The Global Witness report on Cambodia was covered by IRIN, in their story IRIN relates the oil corruption to what occurred to Cambodia's timber industry in the 1990's.
The long-term effects could fuel corruption and contribute to a "resource curse", whereby a tiny elite soaks up the profits instead of using oil and mining revenues to alleviate poverty, London-based Global Witness states in Country for Sale.
Cambodia is Southeast Asia’s second-poorest country after East Timor, with 35 percent of its population living on less than US$1 a day, according to government statistics.
Revenues from the 2005 oil find, which could total more than $1.5 billion annually, according to some estimates, should be directed to achieving its 2015 Millennium Development Goals, say critics.
"I see the rise of Cambodia's mining and oil sectors as just one part of the wholesale diversification of natural resource and state asset exploitation in Cambodia," Eleanor Nichols, a campaigner for Global Witness, told IRIN.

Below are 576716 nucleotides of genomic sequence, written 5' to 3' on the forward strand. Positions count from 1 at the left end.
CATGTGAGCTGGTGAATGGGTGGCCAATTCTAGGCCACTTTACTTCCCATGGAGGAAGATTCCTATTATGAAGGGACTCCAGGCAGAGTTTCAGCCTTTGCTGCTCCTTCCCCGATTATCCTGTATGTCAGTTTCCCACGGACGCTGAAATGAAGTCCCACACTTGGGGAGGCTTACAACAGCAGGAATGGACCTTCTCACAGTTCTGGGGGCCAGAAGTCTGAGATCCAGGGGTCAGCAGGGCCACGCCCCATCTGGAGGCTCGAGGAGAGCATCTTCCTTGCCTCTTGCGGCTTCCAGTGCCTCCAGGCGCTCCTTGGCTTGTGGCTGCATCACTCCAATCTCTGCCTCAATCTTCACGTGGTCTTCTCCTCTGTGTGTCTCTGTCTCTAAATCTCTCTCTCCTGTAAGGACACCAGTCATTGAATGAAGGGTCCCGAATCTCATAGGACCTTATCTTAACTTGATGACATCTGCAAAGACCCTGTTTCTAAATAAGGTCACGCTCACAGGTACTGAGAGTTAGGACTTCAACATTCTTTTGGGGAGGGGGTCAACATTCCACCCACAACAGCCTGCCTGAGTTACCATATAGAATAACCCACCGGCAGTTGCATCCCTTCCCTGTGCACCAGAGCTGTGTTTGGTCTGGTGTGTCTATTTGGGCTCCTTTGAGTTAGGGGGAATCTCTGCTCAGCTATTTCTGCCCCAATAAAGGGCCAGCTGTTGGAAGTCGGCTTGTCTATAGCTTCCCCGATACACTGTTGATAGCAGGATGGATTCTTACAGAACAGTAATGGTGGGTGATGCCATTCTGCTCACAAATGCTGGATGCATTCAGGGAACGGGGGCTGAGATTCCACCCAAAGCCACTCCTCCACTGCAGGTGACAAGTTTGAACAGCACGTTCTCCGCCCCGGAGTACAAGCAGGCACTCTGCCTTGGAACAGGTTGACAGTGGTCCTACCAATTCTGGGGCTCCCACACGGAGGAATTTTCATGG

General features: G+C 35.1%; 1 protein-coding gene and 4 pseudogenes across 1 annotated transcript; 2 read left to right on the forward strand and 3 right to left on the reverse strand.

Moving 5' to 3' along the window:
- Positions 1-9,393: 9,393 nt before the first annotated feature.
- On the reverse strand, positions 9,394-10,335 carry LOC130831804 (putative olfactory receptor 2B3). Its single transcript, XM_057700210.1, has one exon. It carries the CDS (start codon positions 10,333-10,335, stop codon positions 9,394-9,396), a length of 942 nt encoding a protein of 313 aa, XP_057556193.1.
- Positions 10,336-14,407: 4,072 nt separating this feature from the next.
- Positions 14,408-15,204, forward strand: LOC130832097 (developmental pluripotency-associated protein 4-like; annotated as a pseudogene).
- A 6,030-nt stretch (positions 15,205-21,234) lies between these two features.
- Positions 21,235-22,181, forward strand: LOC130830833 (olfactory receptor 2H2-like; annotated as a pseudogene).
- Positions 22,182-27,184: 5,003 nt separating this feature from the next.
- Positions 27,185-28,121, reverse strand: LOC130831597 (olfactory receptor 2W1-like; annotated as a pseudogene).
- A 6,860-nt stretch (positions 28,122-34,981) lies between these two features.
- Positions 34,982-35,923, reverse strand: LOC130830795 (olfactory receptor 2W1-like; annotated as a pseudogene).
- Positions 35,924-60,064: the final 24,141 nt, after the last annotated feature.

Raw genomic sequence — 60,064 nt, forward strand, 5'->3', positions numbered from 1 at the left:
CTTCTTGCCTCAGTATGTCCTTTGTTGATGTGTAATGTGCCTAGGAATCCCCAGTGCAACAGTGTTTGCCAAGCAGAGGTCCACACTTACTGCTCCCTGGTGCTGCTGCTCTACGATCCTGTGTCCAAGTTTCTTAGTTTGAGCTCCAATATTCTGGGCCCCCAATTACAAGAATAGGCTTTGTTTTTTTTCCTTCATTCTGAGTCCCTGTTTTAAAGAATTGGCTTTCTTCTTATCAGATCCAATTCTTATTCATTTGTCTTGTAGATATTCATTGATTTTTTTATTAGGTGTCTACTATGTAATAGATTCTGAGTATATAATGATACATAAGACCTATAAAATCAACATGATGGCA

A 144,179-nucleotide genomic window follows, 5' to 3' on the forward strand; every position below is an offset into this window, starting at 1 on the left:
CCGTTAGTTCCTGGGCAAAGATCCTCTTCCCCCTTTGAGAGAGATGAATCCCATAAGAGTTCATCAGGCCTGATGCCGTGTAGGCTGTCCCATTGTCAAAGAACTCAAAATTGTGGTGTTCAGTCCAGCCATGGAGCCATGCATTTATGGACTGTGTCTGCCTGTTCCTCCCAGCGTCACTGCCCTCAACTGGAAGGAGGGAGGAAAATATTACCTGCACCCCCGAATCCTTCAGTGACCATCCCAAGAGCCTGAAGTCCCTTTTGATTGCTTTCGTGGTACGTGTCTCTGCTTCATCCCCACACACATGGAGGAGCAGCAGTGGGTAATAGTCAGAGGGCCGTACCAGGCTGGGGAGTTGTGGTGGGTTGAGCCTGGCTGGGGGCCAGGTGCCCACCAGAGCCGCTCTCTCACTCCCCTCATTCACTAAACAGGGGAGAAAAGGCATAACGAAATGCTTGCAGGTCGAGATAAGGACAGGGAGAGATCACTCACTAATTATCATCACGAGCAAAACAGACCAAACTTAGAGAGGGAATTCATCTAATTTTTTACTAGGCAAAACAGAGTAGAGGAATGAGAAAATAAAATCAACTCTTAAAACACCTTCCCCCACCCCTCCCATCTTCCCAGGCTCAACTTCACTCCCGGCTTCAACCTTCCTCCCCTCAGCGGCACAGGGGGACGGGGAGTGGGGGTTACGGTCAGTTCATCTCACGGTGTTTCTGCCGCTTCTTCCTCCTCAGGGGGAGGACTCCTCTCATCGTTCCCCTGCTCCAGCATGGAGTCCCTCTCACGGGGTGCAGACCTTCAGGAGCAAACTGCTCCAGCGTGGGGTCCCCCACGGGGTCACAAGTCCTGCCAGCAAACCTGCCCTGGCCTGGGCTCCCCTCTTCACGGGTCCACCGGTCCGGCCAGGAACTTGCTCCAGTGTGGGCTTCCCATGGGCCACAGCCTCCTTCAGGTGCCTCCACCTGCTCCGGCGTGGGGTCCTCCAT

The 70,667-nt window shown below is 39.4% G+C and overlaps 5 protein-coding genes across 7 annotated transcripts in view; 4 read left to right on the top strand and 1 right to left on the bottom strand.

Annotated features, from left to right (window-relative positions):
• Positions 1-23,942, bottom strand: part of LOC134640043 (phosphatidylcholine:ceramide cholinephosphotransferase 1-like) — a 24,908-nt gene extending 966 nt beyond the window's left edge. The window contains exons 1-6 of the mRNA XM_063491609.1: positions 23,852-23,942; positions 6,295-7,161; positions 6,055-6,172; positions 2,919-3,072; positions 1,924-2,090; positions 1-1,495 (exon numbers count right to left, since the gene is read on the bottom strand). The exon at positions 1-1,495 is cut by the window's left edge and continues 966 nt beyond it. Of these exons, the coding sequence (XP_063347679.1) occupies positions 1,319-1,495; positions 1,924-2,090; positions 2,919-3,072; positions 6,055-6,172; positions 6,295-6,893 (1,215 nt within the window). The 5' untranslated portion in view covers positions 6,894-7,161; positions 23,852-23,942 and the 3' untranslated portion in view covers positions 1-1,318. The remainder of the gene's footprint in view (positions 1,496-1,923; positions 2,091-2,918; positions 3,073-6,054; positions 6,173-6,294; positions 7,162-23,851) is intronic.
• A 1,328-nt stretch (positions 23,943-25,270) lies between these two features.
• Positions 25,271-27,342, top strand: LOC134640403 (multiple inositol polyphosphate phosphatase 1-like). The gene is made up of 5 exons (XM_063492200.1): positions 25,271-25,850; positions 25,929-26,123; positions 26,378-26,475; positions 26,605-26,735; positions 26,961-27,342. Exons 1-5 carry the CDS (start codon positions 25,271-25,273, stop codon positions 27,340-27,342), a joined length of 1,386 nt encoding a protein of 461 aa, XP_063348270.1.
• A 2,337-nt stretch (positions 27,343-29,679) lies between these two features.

"Historically, the revenue generated by their misappropriation has reinforced the position and impunity of elites, further strengthening their hold on the levers of power," she said.
Global Witness has had a rocky relationship with the government, having closed its office in Phnom Penh in 2005 after threats over a report implicating top officials of illegal logging.
The Nobel-prize nominated group first monitored the country's forestry resources in the 1990s when international donors urged logging reform.
You can download the full report on Cambodia's corruption from the Global Witness website. The page explaining the report includes the press release, also hi and lo resolution versions of the document are available to download.